Sue was what we like to call white trash. She wasn’t what I considered attractive; she had that tired I’m-still-hot-for-a-mom look. She didn’t wear make-up or style her hair or have great taste in clothes. She wore cut-off jean shorts with the pockets hanging out and no underwear. Her brown hair was cut short and she wore men’s prescription aviator glasses, the kind a cop would wear. She had a 2-year-old son named Michael, a sweet cherub-faced boy with blond curls who was always smiling. He resembled a baby Phillip Seymour Hoffman. She was a good roller-skater. Her ability to flirt, dance and not wear underpants would be skills I would never possess.
Sue was my father’s girlfriend when I was in the seventh grade. Despite her apparent leanings towards slutty, she had a nurturing, domestic streak that was sincere. Unlike any of the women my father had dated before, she actually tried to be a substitute mom to me. Even if it was a thinly veiled attempt to win my affection, I enjoyed the attention. She moved in with my father who lived in the basement. She cooked all the time, even making noodles from scratch for chicken noodle soup. I didn’t even realize that you could make noodles; I had little experience with food that didn’t come out of a box.
It was one of the first times I remember getting Christmas presents from my dad, well, Sue. They gave me a reversible imperial blue and ivory fleece Unicorn blanket. She even took me shopping; I enjoyed being spoiled for the first time in my life. Once she took me to play B.I.N.G.O. It was a depressing scene, the bingo hall was like a cafeteria serving greasy pizza and elderly obese people smoking. I would inhale the artificial green apple of the bingo daubers to try to mask the thick odor of the cigarette smoke while attending to my cards. I won $50 on my first visit, beginner’s luck.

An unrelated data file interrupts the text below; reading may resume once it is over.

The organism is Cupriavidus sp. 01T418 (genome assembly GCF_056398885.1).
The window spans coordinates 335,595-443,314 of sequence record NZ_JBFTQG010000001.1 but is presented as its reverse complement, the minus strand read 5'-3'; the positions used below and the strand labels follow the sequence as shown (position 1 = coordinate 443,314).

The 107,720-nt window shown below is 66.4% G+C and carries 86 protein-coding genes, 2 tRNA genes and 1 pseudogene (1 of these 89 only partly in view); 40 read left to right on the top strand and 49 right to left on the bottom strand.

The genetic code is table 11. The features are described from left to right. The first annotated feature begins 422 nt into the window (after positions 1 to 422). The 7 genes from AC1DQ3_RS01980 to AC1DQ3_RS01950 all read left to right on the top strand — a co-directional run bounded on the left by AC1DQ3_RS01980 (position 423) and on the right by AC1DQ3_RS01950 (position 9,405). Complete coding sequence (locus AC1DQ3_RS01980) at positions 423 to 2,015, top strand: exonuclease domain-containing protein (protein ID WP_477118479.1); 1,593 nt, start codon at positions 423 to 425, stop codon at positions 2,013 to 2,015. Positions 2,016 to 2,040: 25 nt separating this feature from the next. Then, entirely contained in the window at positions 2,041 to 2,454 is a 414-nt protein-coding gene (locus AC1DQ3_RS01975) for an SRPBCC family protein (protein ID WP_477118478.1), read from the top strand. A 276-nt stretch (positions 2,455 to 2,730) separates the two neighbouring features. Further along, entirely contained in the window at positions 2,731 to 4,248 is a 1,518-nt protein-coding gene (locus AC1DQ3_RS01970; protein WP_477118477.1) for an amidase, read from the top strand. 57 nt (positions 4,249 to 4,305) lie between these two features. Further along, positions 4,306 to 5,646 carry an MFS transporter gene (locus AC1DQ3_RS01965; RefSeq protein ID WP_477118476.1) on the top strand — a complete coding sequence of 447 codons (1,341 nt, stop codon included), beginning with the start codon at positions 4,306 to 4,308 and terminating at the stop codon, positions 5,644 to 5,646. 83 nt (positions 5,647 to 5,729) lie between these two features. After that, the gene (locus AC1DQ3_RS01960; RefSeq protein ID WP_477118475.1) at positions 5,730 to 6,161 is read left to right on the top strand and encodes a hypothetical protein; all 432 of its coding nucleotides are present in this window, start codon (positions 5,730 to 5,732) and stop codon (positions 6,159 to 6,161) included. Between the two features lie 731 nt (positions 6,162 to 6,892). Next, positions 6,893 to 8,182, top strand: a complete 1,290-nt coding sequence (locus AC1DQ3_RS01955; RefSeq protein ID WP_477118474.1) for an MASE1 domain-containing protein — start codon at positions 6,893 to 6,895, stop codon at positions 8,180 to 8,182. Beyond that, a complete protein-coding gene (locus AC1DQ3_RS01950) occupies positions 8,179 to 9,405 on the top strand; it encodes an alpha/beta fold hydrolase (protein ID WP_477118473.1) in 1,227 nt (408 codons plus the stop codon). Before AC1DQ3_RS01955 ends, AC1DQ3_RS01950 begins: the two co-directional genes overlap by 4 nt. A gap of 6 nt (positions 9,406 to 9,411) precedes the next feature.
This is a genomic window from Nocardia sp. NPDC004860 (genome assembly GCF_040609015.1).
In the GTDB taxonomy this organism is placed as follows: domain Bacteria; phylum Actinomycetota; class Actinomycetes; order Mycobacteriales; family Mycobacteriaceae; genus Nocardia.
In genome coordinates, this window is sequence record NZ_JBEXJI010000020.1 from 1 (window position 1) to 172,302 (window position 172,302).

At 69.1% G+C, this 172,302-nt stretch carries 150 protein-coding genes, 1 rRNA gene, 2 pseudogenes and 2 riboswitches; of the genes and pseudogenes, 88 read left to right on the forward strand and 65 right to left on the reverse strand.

On one occasion, Sue did my laundry. She turned a favorite red Esprit shirt of mine coral, and for that, I will never forgive her.
My father and Sue had a volatile relationship. The same things he liked about her, would also throw him into a jealous rage. She seemed to know how to push his buttons; he had a tendency towards violence. They dated during the height of my father’s alcoholism, an addiction that fueled his rage. They would argue; he would punch holes in the walls. Screaming matches ended in 911 calls for domestic violence.
I’m telling secrets, but they are mine to tell.
We’ll start with one I know so well.
The sound of too many footsteps in the house,
the cops pacing and shifting their weight, causing the wood floor to creak.
I’m in my bedroom with the lights off, pretending to be asleep.
I’m in the seventh grade.
I’m crying and the cops are asking you “How do you think this makes your daughter feel?”
I’m worried for a moment they’ll come down the hall and ask.
Instead I hear the sound of you being thrown or throwing somebody against the front door,
being pushed onto the concrete steps and into the yard.
The grass is slippery and wet with dew, the night is dark, and in the backyard the river waits.
Then the brutal sound of your body hitting metal,
pinned against the hood of a police car.
In our front yard, on a school night.
You yelling, “You’re going to have to shoot me.